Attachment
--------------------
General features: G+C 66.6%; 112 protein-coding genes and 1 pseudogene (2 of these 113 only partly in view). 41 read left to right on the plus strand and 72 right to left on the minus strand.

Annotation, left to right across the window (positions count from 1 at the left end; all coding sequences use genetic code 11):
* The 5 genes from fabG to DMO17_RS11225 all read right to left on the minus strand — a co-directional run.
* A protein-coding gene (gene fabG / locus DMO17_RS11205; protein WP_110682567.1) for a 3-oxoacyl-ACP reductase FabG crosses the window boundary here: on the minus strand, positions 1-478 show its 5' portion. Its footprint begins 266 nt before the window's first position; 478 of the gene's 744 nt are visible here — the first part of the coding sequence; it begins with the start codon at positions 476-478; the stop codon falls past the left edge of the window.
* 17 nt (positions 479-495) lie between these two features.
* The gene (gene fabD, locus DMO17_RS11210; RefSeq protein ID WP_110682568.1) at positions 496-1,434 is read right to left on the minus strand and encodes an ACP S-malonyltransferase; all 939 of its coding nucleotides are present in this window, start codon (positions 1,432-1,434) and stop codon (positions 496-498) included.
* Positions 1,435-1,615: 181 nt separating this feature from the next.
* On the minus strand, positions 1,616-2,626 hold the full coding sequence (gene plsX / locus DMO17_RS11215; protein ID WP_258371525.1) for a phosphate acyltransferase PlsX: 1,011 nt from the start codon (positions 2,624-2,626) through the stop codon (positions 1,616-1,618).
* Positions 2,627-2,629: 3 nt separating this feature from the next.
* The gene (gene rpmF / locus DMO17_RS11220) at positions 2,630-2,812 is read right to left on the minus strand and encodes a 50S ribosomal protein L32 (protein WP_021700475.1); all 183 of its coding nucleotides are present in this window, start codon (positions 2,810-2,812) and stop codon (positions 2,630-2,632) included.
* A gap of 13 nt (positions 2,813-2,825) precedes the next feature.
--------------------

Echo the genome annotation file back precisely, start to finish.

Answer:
General features: G+C 66.6%; 112 protein-coding genes and 1 pseudogene (2 of these 113 only partly in view). 41 read left to right on the plus strand and 72 right to left on the minus strand.

Annotation, left to right across the window (positions count from 1 at the left end; all coding sequences use genetic code 11):
* The 5 genes from fabG to DMO17_RS11225 all read right to left on the minus strand — a co-directional run.
* A protein-coding gene (gene fabG / locus DMO17_RS11205; protein WP_110682567.1) for a 3-oxoacyl-ACP reductase FabG crosses the window boundary here: on the minus strand, positions 1-478 show its 5' portion. Its footprint begins 266 nt before the window's first position; 478 of the gene's 744 nt are visible here — the first part of the coding sequence; it begins with the start codon at positions 476-478; the stop codon falls past the left edge of the window.
* 17 nt (positions 479-495) lie between these two features.
* The gene (gene fabD, locus DMO17_RS11210; RefSeq protein ID WP_110682568.1) at positions 496-1,434 is read right to left on the minus strand and encodes an ACP S-malonyltransferase; all 939 of its coding nucleotides are present in this window, start codon (positions 1,432-1,434) and stop codon (positions 496-498) included.
* Positions 1,435-1,615: 181 nt separating this feature from the next.
* On the minus strand, positions 1,616-2,626 hold the full coding sequence (gene plsX / locus DMO17_RS11215; protein ID WP_258371525.1) for a phosphate acyltransferase PlsX: 1,011 nt from the start codon (positions 2,624-2,626) through the stop codon (positions 1,616-1,618).
* Positions 2,627-2,629: 3 nt separating this feature from the next.
* The gene (gene rpmF / locus DMO17_RS11220) at positions 2,630-2,812 is read right to left on the minus strand and encodes a 50S ribosomal protein L32 (protein WP_021700475.1); all 183 of its coding nucleotides are present in this window, start codon (positions 2,810-2,812) and stop codon (positions 2,630-2,632) included.
* A gap of 13 nt (positions 2,813-2,825) precedes the next feature.